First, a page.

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There is growing evidence that gray matter atrophy is constrained by normal brain network (or connectome) architecture in neuropsychiatric disorders. However, whether this finding holds true in individuals with depression remains unknown. In this study, we aimed to investigate the association between gray matter atrophy and normal connectome architecture at individual level in depression.
In this study, 297 patients with depression and 256 healthy controls (HCs) from two independent Chinese dataset were included: a discovery dataset (105 never-treated first-episode patients and matched 130 HCs) and a replication dataset (106 patients and matched 126 HCs). For each patient, individualized regional atrophy was assessed using normative model and brain regions whose structural connectome profiles in HCs most resembled the atrophy patterns were identified as putative epicenters using a backfoward stepwise regression analysis.
In general, the structural connectome architecture of the identified disease epicenters significantly explained 44% (±16%) variance of gray matter atrophy. While patients with depression demonstrated tremendous interindividual variations in the number and distribution of disease epicenters, several disease epicenters with higher participation coefficient than randomly selected regions, including the hippocampus, thalamus, and medial frontal gyrus were significantly shared by depression. Other brain regions with strong structural connections to the disease epicenters exhibited greater vulnerability. In addition, the association between connectome and gray matter atrophy uncovered two distinct subgroups with different ages of onset.
These results suggest that gray matter atrophy is constrained by structural brain connectome and elucidate the possible pathological progression in depression.
Mental disorders, including depression, obsessive compulsive disorder (OCD), and schizophrenia, share a common neuropathy of disturbed large-scale coordinated brain maturation. However, high-interindividual heterogeneity hinders the identification of shared and distinct patterns of brain network abnormalities across mental disorders. This study aimed to identify shared and distinct patterns of altered structural covariance across mental disorders.
Subject-level structural covariance aberrance in patients with mental disorders was investigated using individualized differential structural covariance network. This method inferred structural covariance aberrance at the individual level by measuring the degree of structural covariance in patients deviating from matched healthy controls (HCs). T1-weighted anatomical images of 513 participants (105, 98, 190 participants with depression, OCD and schizophrenia, respectively, and 130 age- and sex-matched HCs) were acquired and analyzed.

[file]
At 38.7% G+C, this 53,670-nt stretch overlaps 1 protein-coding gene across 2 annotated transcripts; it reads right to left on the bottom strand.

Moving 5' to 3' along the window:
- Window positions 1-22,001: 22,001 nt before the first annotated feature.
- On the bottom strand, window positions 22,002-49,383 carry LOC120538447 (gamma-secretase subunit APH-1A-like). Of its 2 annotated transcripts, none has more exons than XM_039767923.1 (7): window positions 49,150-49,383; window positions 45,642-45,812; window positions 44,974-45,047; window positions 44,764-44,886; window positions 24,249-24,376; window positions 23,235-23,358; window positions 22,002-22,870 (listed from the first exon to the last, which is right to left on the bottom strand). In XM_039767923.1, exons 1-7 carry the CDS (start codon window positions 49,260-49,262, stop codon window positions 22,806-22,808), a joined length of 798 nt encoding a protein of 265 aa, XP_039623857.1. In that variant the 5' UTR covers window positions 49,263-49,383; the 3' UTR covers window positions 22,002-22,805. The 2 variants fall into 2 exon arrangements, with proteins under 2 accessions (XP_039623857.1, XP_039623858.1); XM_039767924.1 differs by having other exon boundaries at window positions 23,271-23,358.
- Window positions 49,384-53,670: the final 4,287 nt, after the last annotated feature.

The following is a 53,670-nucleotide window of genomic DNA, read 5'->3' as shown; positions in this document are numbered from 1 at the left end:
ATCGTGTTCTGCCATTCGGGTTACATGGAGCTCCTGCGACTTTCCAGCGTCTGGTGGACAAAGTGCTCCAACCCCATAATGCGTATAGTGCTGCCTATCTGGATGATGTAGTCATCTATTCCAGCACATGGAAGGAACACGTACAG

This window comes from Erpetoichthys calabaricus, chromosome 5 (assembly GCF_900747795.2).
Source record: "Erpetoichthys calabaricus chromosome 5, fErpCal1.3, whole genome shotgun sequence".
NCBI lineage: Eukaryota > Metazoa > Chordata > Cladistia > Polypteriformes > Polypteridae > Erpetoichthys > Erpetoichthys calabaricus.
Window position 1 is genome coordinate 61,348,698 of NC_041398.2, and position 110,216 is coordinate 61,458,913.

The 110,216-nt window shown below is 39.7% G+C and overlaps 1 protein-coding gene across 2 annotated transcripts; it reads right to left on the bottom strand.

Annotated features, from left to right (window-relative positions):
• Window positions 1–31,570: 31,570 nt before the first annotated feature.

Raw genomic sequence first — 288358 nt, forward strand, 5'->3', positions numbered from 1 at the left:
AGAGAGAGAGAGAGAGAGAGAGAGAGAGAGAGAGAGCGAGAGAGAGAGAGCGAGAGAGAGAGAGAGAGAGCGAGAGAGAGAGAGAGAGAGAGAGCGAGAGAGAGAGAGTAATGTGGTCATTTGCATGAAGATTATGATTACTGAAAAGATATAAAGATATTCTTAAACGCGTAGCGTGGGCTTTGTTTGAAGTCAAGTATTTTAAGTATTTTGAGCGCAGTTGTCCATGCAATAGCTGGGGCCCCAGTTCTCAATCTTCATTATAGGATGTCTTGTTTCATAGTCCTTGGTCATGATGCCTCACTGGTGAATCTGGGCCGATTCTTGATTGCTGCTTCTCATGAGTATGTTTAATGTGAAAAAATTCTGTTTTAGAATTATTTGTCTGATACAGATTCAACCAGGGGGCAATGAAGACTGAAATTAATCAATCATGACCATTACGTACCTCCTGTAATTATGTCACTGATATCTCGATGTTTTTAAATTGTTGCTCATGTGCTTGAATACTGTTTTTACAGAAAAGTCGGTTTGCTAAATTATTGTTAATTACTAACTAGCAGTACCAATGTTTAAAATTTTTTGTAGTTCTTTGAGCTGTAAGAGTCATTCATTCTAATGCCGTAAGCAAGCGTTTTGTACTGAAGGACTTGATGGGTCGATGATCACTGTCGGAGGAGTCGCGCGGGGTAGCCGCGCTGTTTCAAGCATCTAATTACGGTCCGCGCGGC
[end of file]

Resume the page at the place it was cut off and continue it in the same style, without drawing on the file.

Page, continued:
Patients with mental disorders exhibited notable heterogeneity in terms of altered edges, which were otherwise obscured by group-level analysis. The three disorders shared high difference variability in edges attached to the frontal network and the subcortical-cerebellum network, and they also exhibited disease-specific variability distributions. Despite notable variability, patients with the same disorder shared disease-specific groups of altered edges. Specifically, depression was characterized by altered edges attached to the subcortical-cerebellum network; OCD, by altered edges linking the subcortical-cerebellum and motor networks; and schizophrenia, by altered edges related to the frontal network.
These results have potential implications for understanding heterogeneity and facilitating personalized diagnosis and interventions for mental disorders.
Elucidating individual aberrance is a critical first step toward precision medicine for heterogeneous disorders such as depression. The neuropathology of depression is related to abnormal inter-regional structural covariance indicating a brain maturational disruption. However, most studies focus on group-level structural covariance aberrance and ignore the interindividual heterogeneity. For that reason, we aimed to identify individualized structural covariance aberrance with the help of individualized differential structural covariance network (IDSCN) analysis.
T1-weighted anatomical images of 195 first-episode untreated patients with depression and matched healthy controls (n = 78) were acquired. We obtained IDSCN for each patient and identified subtypes of depression based on shared differential edges.
As a result, patients with depression demonstrated tremendous heterogeneity in the distribution of differential structural covariance edges. Despite this heterogeneity, altered edges within subcortical-cerebellum network were often shared by most of the patients. Two robust neuroanatomical subtypes were identified. Specifically, patients in subtype 1 often shared decreased motor network-related edges. Patients in subtype 2 often shared decreased subcortical-cerebellum network-related edges. Functional annotation further revealed that differential edges in subtype 2 were mainly implicated in reward/motivation-related functional terms.
In conclusion, we investigated individualized differential structural covariance and identified that decreased edges within subcortical-cerebellum network are often shared by patients with depression. The identified two subtypes provide new insights into taxonomy and facilitate potential clues to precision diagnosis and treatment of depression.
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